Dr Becki Lawson from ZSL’s Institute of Zoology, has been awarded the prestigious Marsh Award for Ornithology by the British Trust for Ornithology (BTO).
Credit Nick Caro
The award, which is presented annually to a researcher who is making a significant contribution to the field of ornithology, was awarded to Dr Lawson in recognition of her work on disease effects on free-ranging wildlife populations, most notably birds.
Dr Lawson has been instrumental in highlighting the issue of trichomonosis in British finches, an emerging disease that has resulted in the decline of the British greenfinch population by over a third. She has also worked on avian pox in British tit species and on diseases in other garden wildlife, including hedgehogs, amphibians and snakes.
Key to her work is leading the Garden Wildlife Health project - a citizen science initiative launched in 2013 and co-ordinated by ZSL vets - which identifies and investigates the health status of Britain’s garden wildlife, through the support of the general public. Since its launch, the Garden Wildlife Health project has received reports from more than 7,000 members of the public, which has helped to document a number of infectious diseases affecting populations in the UK - including the recent identification of snake fungal disease in UK snakes for the first time.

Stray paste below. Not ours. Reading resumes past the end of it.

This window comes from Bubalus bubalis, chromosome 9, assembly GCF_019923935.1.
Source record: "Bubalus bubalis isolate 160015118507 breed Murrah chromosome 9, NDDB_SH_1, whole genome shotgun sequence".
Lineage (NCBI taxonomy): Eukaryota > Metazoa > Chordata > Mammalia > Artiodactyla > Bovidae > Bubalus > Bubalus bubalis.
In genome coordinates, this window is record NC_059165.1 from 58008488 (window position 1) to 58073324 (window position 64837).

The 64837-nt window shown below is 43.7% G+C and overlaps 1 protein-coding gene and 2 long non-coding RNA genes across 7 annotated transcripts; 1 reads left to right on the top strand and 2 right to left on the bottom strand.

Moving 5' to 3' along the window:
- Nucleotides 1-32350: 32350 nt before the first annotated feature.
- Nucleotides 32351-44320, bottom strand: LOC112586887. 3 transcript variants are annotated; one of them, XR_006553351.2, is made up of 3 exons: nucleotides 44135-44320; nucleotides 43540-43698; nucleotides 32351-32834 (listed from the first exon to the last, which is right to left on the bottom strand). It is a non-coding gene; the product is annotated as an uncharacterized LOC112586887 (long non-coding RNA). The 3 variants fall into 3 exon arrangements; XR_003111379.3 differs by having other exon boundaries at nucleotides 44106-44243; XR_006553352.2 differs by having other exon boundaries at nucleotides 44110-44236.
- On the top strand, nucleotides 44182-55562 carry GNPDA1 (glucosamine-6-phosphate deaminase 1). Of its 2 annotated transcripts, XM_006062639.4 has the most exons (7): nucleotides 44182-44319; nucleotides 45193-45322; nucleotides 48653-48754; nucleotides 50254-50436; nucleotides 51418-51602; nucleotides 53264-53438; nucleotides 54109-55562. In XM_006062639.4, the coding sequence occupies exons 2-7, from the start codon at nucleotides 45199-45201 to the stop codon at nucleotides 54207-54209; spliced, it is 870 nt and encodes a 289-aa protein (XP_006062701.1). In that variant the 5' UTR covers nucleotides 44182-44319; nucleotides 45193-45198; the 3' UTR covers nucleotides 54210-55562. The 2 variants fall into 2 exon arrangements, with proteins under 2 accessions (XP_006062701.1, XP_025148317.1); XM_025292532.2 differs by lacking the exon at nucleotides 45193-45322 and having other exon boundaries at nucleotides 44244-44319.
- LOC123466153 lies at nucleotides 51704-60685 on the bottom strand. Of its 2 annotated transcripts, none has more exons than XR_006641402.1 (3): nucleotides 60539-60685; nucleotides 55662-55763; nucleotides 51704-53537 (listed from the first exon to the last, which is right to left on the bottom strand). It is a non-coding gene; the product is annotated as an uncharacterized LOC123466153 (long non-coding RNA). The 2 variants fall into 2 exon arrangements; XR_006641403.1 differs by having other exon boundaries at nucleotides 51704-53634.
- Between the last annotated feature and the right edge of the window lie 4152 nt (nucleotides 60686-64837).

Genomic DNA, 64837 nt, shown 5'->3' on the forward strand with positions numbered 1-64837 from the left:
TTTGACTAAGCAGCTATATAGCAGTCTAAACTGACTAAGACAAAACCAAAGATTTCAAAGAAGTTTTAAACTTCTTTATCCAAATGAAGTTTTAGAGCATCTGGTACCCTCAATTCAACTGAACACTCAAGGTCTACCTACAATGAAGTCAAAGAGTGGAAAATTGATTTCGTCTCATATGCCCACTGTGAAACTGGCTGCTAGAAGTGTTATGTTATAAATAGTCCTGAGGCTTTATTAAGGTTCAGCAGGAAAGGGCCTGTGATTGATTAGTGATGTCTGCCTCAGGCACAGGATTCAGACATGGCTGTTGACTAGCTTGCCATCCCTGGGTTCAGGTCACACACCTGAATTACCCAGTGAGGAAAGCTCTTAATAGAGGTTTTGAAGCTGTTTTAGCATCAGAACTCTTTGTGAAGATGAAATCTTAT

Dr Lawson said "Many thanks to BTO and the Marsh Christian Trust for this award. Along with factors such as habitat loss, trade and climate change, disease is increasingly recognised as a threat to biodiversity. Working together with staff from the BTO, and many other organisations, with help from the public and BTO’s Garden BirdWatch participants, we’ve been able to learn more about disease conditions adversely impacting British wildlife species, and where possible, how to help mitigate them."
Mike Toms, BTO, said "I am delighted to see the work of Dr Lawson be recognised in this manner. Becki has secured partnership working across a broad portfolio of projects, bringing together very different partners and delivering a strong publication record, together with important applied outputs for Defra and the Animal & Plant Health Agency, amongst others."